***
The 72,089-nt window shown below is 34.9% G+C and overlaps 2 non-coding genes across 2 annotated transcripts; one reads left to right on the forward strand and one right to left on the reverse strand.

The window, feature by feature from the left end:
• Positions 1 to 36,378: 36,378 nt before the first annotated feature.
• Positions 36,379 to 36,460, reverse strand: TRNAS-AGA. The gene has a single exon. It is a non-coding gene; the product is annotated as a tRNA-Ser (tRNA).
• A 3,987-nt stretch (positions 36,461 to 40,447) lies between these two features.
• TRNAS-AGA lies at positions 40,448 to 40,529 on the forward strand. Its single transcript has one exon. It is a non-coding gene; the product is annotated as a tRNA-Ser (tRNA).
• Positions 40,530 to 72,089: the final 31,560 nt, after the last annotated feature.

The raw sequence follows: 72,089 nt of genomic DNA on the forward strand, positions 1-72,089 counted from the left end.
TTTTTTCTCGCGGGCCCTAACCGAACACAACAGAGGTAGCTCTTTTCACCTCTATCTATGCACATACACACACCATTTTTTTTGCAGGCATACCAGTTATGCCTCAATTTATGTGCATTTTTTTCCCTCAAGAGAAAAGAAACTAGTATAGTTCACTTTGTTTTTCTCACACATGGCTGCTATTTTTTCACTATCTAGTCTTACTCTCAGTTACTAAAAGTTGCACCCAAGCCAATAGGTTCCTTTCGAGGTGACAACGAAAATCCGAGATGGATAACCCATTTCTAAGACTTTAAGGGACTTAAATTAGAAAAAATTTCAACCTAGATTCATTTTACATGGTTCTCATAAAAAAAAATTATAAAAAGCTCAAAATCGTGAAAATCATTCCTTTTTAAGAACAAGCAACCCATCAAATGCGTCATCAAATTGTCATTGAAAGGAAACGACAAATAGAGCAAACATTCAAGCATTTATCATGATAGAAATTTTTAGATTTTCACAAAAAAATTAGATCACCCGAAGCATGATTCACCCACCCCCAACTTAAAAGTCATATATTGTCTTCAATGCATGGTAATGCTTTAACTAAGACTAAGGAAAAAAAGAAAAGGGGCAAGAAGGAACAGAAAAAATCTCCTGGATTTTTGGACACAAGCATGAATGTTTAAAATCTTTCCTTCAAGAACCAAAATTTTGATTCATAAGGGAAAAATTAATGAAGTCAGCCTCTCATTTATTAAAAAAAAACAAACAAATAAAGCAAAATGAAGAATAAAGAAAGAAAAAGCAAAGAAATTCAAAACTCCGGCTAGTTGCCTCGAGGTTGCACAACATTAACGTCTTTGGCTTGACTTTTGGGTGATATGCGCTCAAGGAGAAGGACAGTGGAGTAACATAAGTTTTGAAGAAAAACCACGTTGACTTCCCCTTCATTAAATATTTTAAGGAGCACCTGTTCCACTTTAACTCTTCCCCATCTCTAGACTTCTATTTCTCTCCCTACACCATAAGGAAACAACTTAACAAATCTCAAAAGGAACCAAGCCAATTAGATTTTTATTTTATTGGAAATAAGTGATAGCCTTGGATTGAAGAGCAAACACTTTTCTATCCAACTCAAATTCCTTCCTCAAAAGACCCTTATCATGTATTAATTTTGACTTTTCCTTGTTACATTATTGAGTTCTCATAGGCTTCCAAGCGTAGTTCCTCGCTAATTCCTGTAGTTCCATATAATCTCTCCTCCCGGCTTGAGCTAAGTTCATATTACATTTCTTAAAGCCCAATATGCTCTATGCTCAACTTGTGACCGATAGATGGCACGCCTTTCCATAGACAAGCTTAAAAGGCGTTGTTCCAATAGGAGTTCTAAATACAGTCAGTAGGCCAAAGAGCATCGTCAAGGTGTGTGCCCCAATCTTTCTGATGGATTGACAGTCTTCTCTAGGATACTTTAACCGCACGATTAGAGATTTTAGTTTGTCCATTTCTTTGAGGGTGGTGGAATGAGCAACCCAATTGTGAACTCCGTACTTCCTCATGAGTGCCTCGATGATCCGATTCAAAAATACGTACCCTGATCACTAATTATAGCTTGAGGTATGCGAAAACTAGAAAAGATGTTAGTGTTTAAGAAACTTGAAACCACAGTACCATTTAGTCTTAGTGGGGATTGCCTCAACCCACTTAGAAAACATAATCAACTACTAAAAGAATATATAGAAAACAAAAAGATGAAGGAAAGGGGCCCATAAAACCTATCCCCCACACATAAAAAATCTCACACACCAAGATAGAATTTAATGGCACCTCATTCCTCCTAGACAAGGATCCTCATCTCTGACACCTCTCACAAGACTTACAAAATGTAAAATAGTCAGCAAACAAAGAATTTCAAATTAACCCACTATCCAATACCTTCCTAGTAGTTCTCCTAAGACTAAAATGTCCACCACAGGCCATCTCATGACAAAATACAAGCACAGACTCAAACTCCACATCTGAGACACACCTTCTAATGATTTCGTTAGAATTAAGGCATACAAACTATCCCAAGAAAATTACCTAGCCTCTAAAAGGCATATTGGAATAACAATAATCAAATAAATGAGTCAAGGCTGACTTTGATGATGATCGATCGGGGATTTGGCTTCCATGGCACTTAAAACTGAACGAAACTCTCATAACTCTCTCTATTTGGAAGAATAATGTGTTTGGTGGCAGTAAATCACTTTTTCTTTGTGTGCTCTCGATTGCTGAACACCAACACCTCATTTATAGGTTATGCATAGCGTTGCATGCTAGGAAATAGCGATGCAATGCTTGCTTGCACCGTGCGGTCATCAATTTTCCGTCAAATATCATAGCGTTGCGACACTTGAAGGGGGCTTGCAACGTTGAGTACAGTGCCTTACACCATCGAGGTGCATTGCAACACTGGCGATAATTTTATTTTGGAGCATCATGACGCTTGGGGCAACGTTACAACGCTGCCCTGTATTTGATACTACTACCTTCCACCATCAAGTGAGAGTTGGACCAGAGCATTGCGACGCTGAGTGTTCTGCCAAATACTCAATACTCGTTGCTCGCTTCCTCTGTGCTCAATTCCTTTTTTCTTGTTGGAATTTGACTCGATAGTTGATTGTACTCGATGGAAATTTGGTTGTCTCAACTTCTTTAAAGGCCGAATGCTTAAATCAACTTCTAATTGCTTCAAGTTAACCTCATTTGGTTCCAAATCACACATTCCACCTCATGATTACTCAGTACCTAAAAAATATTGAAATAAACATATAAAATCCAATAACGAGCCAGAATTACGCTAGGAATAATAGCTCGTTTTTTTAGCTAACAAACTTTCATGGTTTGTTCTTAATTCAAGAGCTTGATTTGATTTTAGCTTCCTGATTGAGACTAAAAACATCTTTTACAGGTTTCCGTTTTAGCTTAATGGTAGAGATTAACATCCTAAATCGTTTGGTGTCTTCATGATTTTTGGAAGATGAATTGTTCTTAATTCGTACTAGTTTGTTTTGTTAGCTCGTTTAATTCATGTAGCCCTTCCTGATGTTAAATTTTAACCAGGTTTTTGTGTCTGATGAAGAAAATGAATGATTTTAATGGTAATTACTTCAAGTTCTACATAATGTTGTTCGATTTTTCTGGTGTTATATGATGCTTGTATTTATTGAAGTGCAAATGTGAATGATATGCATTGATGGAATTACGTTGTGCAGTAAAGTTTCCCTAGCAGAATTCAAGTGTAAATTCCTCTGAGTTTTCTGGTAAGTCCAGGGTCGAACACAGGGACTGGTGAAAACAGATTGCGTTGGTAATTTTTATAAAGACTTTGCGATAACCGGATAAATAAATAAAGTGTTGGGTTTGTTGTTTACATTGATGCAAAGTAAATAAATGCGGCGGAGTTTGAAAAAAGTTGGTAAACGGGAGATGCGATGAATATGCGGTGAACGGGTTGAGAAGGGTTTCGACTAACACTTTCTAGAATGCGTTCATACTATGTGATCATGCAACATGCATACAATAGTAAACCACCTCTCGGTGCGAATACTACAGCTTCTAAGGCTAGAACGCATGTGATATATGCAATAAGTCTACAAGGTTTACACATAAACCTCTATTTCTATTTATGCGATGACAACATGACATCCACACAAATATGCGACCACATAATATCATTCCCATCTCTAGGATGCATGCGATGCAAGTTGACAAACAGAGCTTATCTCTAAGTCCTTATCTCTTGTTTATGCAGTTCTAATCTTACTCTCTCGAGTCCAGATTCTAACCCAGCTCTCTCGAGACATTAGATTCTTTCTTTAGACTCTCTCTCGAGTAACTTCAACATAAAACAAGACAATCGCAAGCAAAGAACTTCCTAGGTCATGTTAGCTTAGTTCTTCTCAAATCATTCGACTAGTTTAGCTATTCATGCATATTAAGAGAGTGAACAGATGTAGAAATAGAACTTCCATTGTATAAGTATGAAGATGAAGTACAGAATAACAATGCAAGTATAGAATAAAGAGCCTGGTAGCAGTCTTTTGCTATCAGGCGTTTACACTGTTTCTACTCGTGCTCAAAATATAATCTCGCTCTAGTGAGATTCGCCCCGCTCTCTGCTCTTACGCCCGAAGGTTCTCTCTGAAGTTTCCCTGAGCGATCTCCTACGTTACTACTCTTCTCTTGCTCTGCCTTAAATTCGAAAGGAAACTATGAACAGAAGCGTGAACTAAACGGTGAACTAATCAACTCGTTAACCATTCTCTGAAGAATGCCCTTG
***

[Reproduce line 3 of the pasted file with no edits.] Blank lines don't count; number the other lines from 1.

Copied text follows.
• Positions 1 to 36,378: 36,378 nt before the first annotated feature.